189-bed Brighton Scheme Gains Approval
14th Dec 2017
The UK's university sector is facing a pension scheme deficit of £17.5bn, making it the largest on record at any British retirement fund.
The pension scheme has ballooned by £9bn over the past year, with total retirement liabilities of £77.5bn at the end of March, versus assets of £60bn.
The Universities Superannuation Scheme (USS) provides pensions for academics and has more than 390,000 members, mostly related to pre-1992 universities.
The USS deficit is much higher than that recorded by BT, which controls the largest pension scheme of any UK company and has a deficit of £9bn.
The news of the deficit lead to independent pension consultant, John Ralfe, suggesting the deficit was unpalatable and academics would need to contribute more into their retirement or have pensions diluted.
Alternatively, Mr Ralfe, suggested student fees would have to be raised, or more money would have to be diverted from teaching.
He said: "It seems inconceivable to me that student fees will not have to be diverted into plugging the pension deficit.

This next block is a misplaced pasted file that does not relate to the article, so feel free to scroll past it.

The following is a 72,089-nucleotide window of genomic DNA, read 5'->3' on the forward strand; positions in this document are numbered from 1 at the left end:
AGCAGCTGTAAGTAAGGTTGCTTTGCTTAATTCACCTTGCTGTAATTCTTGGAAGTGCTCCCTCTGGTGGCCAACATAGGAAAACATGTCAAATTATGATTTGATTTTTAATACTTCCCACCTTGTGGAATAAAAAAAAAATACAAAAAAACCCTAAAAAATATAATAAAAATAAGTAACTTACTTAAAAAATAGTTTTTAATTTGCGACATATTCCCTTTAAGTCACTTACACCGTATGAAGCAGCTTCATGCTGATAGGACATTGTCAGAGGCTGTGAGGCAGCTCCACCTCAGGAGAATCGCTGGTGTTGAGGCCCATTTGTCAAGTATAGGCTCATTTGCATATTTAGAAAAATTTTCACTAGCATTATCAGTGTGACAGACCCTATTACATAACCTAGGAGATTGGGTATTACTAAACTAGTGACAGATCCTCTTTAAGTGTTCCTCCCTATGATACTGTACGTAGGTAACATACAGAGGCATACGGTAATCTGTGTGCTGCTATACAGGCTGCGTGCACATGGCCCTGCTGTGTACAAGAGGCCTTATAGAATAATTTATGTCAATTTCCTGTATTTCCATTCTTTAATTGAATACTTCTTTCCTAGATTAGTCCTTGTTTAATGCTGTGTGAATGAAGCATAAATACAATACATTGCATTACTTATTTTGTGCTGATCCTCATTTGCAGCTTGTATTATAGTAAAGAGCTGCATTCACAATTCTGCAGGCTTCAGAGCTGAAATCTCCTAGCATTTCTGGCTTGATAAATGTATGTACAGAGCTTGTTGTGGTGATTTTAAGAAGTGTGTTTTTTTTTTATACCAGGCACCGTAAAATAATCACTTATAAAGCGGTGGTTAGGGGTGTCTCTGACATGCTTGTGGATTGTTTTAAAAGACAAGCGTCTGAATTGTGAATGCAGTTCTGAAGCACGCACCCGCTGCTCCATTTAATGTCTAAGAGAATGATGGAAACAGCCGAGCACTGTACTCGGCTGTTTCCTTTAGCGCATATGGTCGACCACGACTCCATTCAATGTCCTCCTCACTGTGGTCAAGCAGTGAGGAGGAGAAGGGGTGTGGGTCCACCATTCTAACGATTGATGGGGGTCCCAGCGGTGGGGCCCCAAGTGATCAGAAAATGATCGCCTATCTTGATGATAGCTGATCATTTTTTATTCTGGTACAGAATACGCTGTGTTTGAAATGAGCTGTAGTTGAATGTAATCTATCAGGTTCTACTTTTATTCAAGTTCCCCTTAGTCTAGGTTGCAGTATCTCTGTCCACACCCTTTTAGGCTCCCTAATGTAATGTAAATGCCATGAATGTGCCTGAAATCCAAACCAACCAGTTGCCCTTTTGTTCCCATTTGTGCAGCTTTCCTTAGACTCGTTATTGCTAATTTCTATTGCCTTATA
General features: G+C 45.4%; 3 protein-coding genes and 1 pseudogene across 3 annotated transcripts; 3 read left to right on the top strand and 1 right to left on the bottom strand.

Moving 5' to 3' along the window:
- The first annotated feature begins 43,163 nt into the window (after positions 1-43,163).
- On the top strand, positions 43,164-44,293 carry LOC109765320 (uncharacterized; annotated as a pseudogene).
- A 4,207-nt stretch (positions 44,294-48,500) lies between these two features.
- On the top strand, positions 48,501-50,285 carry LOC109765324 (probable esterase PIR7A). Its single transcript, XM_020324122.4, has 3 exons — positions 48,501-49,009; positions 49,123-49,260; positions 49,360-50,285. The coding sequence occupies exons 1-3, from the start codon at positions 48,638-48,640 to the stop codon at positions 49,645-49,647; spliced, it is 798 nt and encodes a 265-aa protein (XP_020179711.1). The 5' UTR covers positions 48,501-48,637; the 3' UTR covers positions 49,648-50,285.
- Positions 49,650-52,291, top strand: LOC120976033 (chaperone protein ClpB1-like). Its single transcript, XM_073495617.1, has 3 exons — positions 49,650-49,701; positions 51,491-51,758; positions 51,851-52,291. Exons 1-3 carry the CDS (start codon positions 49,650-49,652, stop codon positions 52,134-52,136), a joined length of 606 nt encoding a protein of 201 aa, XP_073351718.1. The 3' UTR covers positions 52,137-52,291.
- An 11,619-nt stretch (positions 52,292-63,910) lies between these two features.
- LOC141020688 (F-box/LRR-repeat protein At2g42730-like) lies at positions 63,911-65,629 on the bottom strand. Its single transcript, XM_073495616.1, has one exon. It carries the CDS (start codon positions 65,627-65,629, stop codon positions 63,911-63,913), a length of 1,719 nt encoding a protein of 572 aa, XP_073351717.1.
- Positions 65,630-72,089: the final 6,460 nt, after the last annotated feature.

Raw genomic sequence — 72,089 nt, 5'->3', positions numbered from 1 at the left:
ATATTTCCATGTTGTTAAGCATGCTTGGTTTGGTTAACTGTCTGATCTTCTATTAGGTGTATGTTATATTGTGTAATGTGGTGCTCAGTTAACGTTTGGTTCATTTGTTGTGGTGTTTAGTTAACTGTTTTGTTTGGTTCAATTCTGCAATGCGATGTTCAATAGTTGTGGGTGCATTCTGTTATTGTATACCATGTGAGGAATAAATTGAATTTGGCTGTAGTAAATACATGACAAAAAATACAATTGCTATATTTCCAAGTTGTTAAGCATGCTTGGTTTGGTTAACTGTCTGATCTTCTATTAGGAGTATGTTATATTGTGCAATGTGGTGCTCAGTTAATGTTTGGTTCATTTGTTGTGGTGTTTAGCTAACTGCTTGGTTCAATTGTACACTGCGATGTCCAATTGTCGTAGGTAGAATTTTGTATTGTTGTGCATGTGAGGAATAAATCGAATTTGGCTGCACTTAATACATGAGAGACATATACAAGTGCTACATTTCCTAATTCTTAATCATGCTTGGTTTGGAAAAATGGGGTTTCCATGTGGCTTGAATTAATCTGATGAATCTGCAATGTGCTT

"That means either they go up or there is a smaller amount of money that can be dedicated to teaching and research. Any obviously the student fees that are paid are for teaching and research, not to pay for the folly of USS betting on equities over the last few years."
The deficit held by USS has rocketed because its growth in assets has not kept up with liabilities. USS recently moved the majority of its asset management in house, but its 2016-17 annual report disclosed that its investment team had under-performed.
Despite this, a spokesperson for USS said the pensions were, secure and "backed by a solid investment portfolio and the strength of sponsoring employers."
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